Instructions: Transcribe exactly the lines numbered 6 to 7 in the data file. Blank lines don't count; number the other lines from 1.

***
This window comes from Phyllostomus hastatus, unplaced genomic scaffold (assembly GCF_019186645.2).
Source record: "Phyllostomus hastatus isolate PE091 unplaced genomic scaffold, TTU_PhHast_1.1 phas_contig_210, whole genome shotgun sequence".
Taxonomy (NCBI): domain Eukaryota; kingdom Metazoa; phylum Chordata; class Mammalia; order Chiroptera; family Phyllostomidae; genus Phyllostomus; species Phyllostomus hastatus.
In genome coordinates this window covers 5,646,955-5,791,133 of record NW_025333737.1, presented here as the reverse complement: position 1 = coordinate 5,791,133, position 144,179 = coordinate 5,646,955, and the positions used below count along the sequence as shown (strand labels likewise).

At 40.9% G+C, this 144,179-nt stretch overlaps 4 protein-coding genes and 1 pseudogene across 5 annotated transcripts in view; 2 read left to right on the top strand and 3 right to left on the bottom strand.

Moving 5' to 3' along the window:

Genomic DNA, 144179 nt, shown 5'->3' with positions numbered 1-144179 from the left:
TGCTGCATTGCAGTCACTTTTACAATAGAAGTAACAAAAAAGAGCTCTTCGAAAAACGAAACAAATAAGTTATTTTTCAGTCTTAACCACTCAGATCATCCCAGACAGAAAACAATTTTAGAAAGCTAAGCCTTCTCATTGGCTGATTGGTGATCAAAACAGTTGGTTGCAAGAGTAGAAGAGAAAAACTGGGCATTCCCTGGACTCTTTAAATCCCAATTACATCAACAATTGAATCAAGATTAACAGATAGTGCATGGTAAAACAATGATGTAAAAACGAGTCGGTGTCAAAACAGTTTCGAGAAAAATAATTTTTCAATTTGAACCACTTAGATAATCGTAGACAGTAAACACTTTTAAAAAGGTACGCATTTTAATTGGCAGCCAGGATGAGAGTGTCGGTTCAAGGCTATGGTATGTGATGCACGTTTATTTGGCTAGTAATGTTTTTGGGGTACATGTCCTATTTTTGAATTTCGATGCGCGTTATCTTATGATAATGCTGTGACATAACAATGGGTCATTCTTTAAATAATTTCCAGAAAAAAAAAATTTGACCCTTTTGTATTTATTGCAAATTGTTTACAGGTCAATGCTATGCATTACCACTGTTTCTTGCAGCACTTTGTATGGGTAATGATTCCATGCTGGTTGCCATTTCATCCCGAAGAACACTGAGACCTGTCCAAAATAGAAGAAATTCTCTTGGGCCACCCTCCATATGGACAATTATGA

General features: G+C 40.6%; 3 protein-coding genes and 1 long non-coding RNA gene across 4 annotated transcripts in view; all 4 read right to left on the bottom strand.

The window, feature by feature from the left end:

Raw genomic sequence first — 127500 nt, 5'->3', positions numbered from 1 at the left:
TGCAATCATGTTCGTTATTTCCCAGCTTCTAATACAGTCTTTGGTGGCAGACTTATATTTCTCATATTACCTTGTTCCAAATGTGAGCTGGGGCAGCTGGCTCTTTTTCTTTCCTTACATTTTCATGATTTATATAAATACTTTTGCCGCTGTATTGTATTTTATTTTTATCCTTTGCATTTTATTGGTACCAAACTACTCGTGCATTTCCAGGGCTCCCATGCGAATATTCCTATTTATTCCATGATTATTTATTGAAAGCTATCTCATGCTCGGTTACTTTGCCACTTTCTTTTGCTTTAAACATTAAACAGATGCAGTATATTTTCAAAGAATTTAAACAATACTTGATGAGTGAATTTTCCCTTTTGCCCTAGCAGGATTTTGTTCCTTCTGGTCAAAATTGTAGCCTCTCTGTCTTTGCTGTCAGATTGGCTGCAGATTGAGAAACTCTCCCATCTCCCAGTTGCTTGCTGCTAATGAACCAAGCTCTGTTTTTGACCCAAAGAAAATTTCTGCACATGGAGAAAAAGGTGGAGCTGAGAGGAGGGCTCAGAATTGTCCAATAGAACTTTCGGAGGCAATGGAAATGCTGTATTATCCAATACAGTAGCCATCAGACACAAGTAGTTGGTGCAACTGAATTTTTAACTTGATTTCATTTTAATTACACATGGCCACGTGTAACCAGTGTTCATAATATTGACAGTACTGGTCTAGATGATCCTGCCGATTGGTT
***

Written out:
Moving 5' to 3' along the window:

Genomic DNA, 144179 nt, shown 5'->3' with positions numbered 1-144179 from the left: